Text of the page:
View this text on PhilPapers
Export citation in Reference Manager format
Export citation in EndNote format
Export citation in Zotero format
Share on Twitter Share on Facebook Share on Google Plus Share on Pinterest Share by Email More options
Full text Read free See used
Imafidon, Elvis, , . Africa and the Unfolding of Difference: An Introduction
2020, In: Imafidon, E. (ed.) Handbook of African Philosophy of Difference. Cham: Springer, 1-11
Expand entry
Added by: Björn Freter, Contributed by: Björn Freter

Abstract: This chapter provides introductory comments or preliminary remarks to the Handbook of African Philosophy of Difference. It begins by defending the claim that difference stands under as the foundation of the unfolding of African philosophy as an academic discipline and the unfolding of many lived experiences in African spaces both in Africa and in the Diaspora. Hence, African philosophy of difference is a critical reflection on the place of difference in the African experience. The chapters in this handbook thus explore various and specific aspects of such lived experiences and the roles difference or alterity play in their unfolding. The handbook is thus divided into five sections with each section exploring key aspects of the importance of difference in the understanding of the African experience. The first section provides conceptualizations of difference in African thought. The second section explores various aspects and provides critical comments on the question of racism, particularly the institutionalized racial discrimination by whites against blacks due to racial differences. The third section examines some key issues emerging from the role difference plays in the unfolding of African experiences such as epistemological issues, the language issue, the role of art in the institutionalization of difference, and moral issues. The fourth section explores the important roles that difference plays in questions of disability, gender, and the non-human other. The last section examines how difference plays key roles in the unfolding of lived experiences in specific African places such as the experience of xenophobia in South Africa, the Skolombos in Calabar, Nigeria, and the land distribution question in Zimbabwe. The chapter concludes that this handbook is an important contribution to alterity discourse in African philosophy not because it exhausts the issues involved, but because it provided a robust discussion that would provoke further reflections and discussions.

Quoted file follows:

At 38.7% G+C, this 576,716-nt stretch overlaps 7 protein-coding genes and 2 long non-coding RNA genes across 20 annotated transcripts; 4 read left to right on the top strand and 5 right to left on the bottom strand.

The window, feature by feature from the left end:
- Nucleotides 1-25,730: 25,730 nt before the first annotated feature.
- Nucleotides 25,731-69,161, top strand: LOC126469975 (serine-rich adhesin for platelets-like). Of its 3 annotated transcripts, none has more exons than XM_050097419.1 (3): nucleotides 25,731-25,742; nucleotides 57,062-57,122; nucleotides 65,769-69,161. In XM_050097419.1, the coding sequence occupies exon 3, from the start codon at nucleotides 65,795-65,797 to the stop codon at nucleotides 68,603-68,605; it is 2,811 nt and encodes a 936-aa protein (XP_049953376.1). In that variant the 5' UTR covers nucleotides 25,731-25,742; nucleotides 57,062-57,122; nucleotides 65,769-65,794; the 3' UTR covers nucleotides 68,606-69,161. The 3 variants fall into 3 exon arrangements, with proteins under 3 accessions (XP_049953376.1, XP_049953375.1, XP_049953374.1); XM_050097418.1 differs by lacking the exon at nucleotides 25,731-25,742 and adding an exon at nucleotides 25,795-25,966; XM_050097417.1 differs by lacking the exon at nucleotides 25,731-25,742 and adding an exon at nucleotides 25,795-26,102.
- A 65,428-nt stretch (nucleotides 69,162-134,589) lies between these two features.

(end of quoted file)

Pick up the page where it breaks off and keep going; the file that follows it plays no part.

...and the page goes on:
Comment: [This is a stub entry. Please add your comments to help us expand it]

Export citation in BibTeX format
Export text citation
View this text on PhilPapers
Export citation in Reference Manager format
Export citation in EndNote format
Export citation in Zotero format
Share on Twitter Share on Facebook Share on Google Plus Share on Pinterest Share by Email More options
Full text Read free See used
Imafidon, Elvis, , . Intrinsic Versus Earned Worth in African Conception of Personhood
2020, In: Imafidon, E. (ed.) Handbook of African Philosophy of Difference. Cham: Springer, 239-254
Expand entry
Added by: Björn Freter, Contributed by: Björn Freter